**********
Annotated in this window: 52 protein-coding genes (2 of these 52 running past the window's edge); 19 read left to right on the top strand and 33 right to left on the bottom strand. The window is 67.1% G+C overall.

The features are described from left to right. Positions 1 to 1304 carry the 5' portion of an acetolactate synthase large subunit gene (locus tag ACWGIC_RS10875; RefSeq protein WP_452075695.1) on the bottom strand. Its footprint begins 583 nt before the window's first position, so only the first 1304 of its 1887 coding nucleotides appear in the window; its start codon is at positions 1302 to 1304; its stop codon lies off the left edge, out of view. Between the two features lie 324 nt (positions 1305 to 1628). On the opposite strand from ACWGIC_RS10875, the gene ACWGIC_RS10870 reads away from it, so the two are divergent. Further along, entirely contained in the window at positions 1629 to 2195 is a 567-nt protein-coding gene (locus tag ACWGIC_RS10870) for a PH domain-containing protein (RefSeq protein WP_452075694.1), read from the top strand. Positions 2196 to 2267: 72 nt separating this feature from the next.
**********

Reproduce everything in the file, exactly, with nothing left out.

Annotated in this window: 52 protein-coding genes (2 of these 52 running past the window's edge); 19 read left to right on the top strand and 33 right to left on the bottom strand. The window is 67.1% G+C overall.

The features are described from left to right. Positions 1 to 1304 carry the 5' portion of an acetolactate synthase large subunit gene (locus tag ACWGIC_RS10875; RefSeq protein WP_452075695.1) on the bottom strand. Its footprint begins 583 nt before the window's first position, so only the first 1304 of its 1887 coding nucleotides appear in the window; its start codon is at positions 1302 to 1304; its stop codon lies off the left edge, out of view. Between the two features lie 324 nt (positions 1305 to 1628). On the opposite strand from ACWGIC_RS10875, the gene ACWGIC_RS10870 reads away from it, so the two are divergent. Further along, entirely contained in the window at positions 1629 to 2195 is a 567-nt protein-coding gene (locus tag ACWGIC_RS10870) for a PH domain-containing protein (RefSeq protein WP_452075694.1), read from the top strand. Positions 2196 to 2267: 72 nt separating this feature from the next.